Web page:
Trump has been accused of multiple tax frauds, especially by the New York Times, but was he really committing tax fraud? Here’s an in-depth look…
by Kenneth Boyd of CPA Accounting Institute for Success
It’s no secret that tax law in the United States is extremely confusing. Even the length of the official tax code is subject to wild speculation; people estimate it to be somewhere between 2,500 pages and four times the length of the complete written works of Shakespeare.
As a result of this confusion, many people are intimidated by this substantial piece of American legislation. It’s because of this wariness around taxes and tax law that accounting has become such a lucrative profession, and it’s why the word “audit” strikes fear into the hearts of business owners.
But what if we could make tax law less confusing? What if it’s possible to break down the thousands of pages and hundreds of sections into something easier for ordinary people to understand?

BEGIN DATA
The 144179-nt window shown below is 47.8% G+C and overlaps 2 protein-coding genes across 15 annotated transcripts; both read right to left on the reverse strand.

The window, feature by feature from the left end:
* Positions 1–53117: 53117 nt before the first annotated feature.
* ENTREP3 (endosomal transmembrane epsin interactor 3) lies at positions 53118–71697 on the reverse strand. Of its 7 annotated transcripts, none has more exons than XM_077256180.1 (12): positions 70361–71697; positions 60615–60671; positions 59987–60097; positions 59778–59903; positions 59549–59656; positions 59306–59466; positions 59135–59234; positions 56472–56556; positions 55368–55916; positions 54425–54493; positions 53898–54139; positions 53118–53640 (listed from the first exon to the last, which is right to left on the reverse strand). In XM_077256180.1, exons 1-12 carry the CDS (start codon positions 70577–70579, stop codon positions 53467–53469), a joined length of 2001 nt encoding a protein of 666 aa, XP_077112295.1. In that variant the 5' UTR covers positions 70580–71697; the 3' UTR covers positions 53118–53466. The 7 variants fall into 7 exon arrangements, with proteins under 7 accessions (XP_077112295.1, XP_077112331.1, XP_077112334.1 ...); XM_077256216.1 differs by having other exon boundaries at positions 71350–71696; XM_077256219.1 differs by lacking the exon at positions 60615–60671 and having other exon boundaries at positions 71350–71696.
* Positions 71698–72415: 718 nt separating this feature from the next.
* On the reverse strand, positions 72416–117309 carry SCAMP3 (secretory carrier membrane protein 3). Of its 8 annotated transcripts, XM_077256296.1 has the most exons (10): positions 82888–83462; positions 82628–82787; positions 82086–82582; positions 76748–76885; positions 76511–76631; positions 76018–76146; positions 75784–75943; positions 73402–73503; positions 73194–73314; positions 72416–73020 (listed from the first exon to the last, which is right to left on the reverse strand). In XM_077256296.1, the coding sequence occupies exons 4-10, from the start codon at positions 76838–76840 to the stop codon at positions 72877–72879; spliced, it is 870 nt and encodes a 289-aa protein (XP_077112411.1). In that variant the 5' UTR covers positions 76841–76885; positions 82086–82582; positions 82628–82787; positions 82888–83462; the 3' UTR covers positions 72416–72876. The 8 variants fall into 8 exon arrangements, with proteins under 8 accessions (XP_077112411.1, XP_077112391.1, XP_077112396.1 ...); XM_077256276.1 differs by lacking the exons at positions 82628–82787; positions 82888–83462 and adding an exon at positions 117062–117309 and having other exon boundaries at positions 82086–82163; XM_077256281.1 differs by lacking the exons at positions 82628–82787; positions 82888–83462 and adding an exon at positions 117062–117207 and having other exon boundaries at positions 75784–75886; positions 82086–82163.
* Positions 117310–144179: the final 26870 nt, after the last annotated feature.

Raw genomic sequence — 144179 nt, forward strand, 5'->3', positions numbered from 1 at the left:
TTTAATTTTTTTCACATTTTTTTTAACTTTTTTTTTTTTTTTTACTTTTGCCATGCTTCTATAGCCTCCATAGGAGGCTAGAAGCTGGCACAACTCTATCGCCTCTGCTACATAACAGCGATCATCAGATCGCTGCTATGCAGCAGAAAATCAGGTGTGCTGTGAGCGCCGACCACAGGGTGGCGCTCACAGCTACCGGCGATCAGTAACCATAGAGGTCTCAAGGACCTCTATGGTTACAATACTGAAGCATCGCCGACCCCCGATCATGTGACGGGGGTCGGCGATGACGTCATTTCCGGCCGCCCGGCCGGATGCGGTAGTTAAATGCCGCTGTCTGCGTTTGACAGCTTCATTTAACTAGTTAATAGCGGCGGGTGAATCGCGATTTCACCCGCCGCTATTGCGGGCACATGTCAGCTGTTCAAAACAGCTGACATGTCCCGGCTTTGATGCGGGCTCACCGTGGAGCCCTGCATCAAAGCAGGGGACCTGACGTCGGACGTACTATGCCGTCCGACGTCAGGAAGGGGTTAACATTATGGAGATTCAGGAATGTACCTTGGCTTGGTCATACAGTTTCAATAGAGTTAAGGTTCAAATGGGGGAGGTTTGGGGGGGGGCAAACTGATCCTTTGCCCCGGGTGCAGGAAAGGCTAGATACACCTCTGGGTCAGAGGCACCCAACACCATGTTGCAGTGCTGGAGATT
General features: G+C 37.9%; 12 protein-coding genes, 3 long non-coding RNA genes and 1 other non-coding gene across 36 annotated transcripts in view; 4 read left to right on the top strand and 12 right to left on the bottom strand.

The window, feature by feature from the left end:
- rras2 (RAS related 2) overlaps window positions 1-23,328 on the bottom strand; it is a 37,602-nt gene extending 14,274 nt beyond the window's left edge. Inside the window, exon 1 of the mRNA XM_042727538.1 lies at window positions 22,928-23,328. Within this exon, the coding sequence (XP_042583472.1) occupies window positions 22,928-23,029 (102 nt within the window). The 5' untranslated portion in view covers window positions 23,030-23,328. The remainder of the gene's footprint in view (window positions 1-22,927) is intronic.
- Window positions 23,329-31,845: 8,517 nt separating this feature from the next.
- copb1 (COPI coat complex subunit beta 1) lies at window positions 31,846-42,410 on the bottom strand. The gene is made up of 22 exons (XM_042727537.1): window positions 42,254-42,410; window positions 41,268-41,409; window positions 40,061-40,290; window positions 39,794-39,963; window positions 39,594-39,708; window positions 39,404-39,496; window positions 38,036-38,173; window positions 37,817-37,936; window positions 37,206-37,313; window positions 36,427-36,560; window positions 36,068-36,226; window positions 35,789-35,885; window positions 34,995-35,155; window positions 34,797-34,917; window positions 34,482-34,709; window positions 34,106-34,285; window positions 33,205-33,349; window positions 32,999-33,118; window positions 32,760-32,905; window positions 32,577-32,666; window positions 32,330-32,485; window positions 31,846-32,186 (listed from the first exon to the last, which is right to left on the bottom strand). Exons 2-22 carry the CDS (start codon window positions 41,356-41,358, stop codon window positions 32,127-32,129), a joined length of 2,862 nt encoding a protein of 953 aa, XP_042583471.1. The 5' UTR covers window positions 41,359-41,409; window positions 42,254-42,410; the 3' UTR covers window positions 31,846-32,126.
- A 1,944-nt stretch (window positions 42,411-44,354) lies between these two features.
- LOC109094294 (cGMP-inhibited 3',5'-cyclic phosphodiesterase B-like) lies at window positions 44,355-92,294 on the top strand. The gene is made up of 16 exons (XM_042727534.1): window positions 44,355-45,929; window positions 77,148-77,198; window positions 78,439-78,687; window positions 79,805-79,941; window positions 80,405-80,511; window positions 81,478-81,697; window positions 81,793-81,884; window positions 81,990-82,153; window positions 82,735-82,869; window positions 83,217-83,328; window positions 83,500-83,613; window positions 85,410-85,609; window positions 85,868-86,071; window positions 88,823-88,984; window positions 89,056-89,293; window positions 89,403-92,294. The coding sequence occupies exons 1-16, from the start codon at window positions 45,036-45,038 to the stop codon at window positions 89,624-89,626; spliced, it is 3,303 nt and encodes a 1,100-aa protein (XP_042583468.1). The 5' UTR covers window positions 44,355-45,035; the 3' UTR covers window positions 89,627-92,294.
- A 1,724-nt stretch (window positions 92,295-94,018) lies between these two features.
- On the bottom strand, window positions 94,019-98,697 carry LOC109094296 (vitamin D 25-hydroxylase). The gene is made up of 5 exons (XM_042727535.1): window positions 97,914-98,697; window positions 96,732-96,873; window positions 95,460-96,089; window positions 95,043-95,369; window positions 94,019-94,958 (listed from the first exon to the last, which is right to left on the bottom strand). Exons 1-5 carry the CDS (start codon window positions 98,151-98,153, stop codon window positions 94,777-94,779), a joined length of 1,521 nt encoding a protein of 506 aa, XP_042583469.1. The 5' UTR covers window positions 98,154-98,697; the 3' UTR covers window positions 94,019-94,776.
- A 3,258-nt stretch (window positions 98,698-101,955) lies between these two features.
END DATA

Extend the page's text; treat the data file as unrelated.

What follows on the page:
In order to better understand the intricacies of tax law, we should start by examining the concept of tax fraud. After all, by understanding what constitutes a violation of the law, we can obtain a better understanding of the law itself.
And what better place to start than with the President of the United States?
Donald Trump has a long and fascinating history as a business mogul before becoming elected President in 2016. In that time, he has made big waves in real estate and entrepreneurship and has been accused of multiple fraudulent activities in the process. Many of these accusations have been catalogued in a massive exposé published by the New York Times.
Whether or not these accusations are legitimate is up to the courts to decide. This is in no way an indictment or direct attack on the president; all we are attempting to do with these events is construct an educational case study. By analyzing these scenarios, we should be able to establish a working knowledge of tax fraud and, by extension, tax law itself.
So read on to learn about Donald Trump’s tax fraud allegations over the course of 25 years and what they can teach us about the United States tax code!